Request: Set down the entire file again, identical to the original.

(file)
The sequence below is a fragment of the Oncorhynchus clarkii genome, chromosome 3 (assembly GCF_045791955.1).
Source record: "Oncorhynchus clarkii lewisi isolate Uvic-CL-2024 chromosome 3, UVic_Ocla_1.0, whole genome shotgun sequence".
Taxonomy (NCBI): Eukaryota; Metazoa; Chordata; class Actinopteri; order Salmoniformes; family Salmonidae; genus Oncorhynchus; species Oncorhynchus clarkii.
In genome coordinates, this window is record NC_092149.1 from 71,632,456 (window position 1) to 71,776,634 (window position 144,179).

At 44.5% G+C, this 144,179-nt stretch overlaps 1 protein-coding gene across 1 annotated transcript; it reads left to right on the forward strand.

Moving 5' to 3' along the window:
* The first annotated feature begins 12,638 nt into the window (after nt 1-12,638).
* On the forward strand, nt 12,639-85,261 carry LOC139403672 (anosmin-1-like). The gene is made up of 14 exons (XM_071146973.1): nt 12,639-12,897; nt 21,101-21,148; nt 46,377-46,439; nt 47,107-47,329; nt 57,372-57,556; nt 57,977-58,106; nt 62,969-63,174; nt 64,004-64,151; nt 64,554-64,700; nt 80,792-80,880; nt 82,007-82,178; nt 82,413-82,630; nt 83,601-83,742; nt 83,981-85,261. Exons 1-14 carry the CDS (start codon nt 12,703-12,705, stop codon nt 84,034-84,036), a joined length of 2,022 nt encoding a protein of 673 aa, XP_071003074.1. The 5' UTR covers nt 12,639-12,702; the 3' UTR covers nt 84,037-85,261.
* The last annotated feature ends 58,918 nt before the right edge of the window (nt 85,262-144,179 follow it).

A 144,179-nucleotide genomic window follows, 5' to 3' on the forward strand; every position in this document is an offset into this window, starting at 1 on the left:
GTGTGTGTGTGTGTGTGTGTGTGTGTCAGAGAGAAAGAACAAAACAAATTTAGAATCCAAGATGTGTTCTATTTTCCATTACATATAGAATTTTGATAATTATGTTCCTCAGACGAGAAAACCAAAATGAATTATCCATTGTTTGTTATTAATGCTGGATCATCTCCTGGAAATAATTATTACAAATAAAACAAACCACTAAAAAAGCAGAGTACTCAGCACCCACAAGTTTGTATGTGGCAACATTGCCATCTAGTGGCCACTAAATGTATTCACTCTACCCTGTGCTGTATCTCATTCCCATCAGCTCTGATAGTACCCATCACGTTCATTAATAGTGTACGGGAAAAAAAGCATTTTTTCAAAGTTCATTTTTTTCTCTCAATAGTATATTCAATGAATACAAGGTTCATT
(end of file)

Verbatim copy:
The sequence below is a fragment of the Oncorhynchus clarkii genome, chromosome 3 (assembly GCF_045791955.1).
Source record: "Oncorhynchus clarkii lewisi isolate Uvic-CL-2024 chromosome 3, UVic_Ocla_1.0, whole genome shotgun sequence".
Taxonomy (NCBI): Eukaryota; Metazoa; Chordata; class Actinopteri; order Salmoniformes; family Salmonidae; genus Oncorhynchus; species Oncorhynchus clarkii.
In genome coordinates, this window is record NC_092149.1 from 71,632,456 (window position 1) to 71,776,634 (window position 144,179).

At 44.5% G+C, this 144,179-nt stretch overlaps 1 protein-coding gene across 1 annotated transcript; it reads left to right on the forward strand.

Moving 5' to 3' along the window:
* The first annotated feature begins 12,638 nt into the window (after nt 1-12,638).
* On the forward strand, nt 12,639-85,261 carry LOC139403672 (anosmin-1-like). The gene is made up of 14 exons (XM_071146973.1): nt 12,639-12,897; nt 21,101-21,148; nt 46,377-46,439; nt 47,107-47,329; nt 57,372-57,556; nt 57,977-58,106; nt 62,969-63,174; nt 64,004-64,151; nt 64,554-64,700; nt 80,792-80,880; nt 82,007-82,178; nt 82,413-82,630; nt 83,601-83,742; nt 83,981-85,261. Exons 1-14 carry the CDS (start codon nt 12,703-12,705, stop codon nt 84,034-84,036), a joined length of 2,022 nt encoding a protein of 673 aa, XP_071003074.1. The 5' UTR covers nt 12,639-12,702; the 3' UTR covers nt 84,037-85,261.
* The last annotated feature ends 58,918 nt before the right edge of the window (nt 85,262-144,179 follow it).

A 144,179-nucleotide genomic window follows, 5' to 3' on the forward strand; every position in this document is an offset into this window, starting at 1 on the left:
GTGTGTGTGTGTGTGTGTGTGTGTGTCAGAGAGAAAGAACAAAACAAATTTAGAATCCAAGATGTGTTCTATTTTCCATTACATATAGAATTTTGATAATTATGTTCCTCAGACGAGAAAACCAAAATGAATTATCCATTGTTTGTTATTAATGCTGGATCATCTCCTGGAAATAATTATTACAAATAAAACAAACCACTAAAAAAGCAGAGTACTCAGCACCCACAAGTTTGTATGTGGCAACATTGCCATCTAGTGGCCACTAAATGTATTCACTCTACCCTGTGCTGTATCTCATTCCCATCAGCTCTGATAGTACCCATCACGTTCATTAATAGTGTACGGGAAAAAAAGCATTTTTTCAAAGTTCATTTTTTTCTCTCAATAGTATATTCAATGAATACAAGGTTCATT